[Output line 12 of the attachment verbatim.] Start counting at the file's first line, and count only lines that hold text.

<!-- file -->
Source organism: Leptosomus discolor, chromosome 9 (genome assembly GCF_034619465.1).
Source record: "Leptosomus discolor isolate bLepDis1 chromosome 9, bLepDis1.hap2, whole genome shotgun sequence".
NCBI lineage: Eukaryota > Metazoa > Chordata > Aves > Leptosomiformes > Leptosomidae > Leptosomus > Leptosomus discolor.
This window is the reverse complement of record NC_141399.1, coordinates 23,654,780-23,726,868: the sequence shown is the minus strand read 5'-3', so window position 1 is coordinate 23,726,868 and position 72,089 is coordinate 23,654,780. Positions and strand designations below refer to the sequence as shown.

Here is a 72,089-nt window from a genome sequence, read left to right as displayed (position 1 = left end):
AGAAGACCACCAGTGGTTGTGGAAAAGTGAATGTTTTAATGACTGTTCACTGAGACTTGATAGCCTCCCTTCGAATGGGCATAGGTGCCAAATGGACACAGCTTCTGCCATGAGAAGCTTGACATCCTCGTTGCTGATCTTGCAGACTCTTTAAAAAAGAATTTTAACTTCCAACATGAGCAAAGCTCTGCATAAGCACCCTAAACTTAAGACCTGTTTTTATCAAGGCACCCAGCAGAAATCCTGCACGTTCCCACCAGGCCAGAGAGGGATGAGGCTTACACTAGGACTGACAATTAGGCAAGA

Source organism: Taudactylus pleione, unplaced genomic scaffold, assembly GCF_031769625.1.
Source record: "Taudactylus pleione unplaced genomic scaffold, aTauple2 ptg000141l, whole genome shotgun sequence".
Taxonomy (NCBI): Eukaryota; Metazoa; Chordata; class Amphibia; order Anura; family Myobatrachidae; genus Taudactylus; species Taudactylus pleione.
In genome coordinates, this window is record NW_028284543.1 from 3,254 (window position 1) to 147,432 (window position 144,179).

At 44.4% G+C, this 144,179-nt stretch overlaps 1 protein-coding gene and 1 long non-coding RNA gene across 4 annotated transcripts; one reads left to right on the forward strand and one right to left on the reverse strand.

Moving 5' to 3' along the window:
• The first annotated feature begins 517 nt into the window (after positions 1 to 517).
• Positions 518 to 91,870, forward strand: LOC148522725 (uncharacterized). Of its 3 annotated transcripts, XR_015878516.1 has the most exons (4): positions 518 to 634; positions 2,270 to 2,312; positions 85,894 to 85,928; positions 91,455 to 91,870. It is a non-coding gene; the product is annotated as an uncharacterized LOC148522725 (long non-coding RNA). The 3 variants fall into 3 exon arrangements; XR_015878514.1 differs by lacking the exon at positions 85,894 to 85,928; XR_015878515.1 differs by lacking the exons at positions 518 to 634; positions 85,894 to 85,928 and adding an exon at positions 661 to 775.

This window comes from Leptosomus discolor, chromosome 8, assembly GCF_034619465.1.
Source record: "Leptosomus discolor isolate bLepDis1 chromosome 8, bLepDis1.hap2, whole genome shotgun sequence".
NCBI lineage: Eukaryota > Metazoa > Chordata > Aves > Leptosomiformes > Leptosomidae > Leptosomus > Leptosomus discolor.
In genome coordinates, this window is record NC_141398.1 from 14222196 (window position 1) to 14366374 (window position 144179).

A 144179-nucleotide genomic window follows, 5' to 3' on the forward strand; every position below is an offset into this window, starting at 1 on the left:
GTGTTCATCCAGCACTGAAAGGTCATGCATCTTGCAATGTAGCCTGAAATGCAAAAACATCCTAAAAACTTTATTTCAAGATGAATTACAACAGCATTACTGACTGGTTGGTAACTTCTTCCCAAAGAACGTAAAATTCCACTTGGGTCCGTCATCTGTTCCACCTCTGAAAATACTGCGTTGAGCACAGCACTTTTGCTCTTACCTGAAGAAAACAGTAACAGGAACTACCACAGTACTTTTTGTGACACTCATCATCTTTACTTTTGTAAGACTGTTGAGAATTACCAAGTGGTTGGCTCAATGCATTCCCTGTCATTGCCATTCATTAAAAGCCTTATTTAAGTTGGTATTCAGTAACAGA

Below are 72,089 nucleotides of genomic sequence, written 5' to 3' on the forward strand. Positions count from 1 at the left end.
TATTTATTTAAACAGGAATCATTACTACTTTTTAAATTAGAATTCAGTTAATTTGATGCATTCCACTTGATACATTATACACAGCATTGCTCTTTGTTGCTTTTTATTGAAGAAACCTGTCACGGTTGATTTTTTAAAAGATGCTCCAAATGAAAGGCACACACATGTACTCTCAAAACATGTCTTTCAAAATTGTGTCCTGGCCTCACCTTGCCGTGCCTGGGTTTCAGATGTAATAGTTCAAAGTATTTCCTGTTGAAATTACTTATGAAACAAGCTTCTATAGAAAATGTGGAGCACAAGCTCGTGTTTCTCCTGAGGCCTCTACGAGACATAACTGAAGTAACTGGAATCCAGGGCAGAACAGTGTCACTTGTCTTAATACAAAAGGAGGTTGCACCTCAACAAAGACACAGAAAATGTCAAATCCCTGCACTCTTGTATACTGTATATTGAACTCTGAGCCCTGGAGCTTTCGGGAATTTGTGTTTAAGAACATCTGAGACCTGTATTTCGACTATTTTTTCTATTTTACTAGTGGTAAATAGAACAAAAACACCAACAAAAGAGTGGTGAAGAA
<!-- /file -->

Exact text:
Moving 5' to 3' along the window: